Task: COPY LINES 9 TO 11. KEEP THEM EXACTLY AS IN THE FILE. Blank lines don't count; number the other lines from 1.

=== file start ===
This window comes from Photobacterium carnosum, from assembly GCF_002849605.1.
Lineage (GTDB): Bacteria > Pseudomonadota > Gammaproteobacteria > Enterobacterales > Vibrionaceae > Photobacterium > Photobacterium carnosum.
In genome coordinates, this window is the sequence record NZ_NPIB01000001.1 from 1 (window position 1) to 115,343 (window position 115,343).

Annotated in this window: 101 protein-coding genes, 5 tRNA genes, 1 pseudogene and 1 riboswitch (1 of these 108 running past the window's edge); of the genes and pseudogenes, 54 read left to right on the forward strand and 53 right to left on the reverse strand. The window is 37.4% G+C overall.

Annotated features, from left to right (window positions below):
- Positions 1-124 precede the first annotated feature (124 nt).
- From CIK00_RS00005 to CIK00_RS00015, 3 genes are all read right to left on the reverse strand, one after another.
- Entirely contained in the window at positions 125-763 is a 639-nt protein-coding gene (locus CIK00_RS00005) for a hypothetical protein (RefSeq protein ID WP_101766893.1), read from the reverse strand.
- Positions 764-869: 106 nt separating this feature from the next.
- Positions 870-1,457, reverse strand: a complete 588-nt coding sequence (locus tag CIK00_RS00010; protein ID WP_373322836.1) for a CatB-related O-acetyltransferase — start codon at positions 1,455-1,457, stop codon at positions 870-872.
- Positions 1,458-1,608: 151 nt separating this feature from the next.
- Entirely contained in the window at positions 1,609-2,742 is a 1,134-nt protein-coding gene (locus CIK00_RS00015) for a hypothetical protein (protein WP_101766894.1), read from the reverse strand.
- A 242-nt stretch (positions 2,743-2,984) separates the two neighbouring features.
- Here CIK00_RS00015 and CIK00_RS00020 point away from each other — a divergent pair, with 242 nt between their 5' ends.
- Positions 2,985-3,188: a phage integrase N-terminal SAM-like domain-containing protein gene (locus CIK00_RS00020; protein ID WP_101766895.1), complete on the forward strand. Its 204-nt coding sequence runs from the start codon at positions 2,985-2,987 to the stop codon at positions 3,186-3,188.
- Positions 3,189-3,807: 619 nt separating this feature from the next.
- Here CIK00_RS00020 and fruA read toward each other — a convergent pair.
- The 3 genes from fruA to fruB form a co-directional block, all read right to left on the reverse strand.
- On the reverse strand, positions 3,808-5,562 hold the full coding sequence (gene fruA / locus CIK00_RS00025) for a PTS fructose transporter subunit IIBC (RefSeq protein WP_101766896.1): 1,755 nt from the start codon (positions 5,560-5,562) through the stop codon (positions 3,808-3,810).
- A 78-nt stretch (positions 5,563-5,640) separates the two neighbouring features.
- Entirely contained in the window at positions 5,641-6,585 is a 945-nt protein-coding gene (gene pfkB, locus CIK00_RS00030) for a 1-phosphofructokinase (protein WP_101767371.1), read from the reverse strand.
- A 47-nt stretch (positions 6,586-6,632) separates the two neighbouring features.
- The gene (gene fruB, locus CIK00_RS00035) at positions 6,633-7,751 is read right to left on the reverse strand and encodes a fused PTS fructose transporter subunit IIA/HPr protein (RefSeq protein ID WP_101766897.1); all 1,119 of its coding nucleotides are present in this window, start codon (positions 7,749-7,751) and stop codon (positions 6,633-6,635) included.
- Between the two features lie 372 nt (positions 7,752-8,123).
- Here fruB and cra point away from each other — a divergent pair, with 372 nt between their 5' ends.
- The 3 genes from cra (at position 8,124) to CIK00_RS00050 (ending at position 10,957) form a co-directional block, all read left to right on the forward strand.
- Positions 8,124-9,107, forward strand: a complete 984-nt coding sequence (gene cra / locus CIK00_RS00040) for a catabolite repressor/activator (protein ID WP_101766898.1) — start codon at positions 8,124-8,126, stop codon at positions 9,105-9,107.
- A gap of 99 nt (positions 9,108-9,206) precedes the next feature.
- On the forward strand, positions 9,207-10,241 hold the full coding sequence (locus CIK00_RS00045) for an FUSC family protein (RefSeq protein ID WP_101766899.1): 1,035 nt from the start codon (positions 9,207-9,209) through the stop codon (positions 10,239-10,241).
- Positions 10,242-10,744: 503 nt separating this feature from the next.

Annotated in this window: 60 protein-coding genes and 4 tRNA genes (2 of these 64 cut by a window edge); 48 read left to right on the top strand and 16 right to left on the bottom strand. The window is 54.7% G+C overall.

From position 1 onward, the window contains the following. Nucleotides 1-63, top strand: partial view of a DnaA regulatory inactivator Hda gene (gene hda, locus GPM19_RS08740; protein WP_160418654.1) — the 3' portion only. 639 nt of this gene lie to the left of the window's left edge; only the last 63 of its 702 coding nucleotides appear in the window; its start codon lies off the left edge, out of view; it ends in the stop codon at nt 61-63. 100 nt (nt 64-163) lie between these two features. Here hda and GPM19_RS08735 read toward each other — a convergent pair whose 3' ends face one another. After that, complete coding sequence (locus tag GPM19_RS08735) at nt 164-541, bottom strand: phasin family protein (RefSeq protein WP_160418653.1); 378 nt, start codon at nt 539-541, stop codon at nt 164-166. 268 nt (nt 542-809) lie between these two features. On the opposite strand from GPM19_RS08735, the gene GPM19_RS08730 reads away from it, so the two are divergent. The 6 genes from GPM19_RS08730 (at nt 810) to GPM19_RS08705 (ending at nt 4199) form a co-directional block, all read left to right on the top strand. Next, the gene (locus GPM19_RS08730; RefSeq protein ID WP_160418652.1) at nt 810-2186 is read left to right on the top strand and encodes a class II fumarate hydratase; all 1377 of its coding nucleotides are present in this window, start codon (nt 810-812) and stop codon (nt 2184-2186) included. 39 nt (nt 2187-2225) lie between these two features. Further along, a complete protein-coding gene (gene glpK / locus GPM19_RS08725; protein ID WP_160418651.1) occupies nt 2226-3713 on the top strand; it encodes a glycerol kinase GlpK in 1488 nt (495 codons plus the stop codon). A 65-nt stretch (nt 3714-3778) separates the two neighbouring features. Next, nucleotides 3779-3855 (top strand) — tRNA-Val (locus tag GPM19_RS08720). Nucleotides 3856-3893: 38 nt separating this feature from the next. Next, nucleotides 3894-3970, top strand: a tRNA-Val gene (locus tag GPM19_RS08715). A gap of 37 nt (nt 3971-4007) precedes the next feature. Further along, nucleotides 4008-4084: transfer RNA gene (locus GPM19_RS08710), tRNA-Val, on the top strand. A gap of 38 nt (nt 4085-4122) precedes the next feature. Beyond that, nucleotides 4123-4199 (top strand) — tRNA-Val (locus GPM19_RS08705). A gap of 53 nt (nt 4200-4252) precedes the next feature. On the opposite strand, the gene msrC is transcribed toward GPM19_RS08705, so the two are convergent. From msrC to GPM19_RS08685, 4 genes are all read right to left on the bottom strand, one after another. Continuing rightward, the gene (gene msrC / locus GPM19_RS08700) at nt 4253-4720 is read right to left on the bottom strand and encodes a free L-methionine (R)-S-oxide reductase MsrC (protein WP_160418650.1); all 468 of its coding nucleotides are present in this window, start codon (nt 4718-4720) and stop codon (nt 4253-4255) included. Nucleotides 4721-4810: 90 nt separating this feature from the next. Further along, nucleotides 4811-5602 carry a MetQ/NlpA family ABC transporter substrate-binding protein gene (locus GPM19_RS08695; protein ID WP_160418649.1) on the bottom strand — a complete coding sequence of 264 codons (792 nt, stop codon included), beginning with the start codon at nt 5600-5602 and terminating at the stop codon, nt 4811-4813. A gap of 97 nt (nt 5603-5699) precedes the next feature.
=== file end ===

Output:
- Positions 764-869: 106 nt separating this feature from the next.
- Positions 870-1,457, reverse strand: a complete 588-nt coding sequence (locus tag CIK00_RS00010; protein ID WP_373322836.1) for a CatB-related O-acetyltransferase — start codon at positions 1,455-1,457, stop codon at positions 870-872.
- Positions 1,458-1,608: 151 nt separating this feature from the next.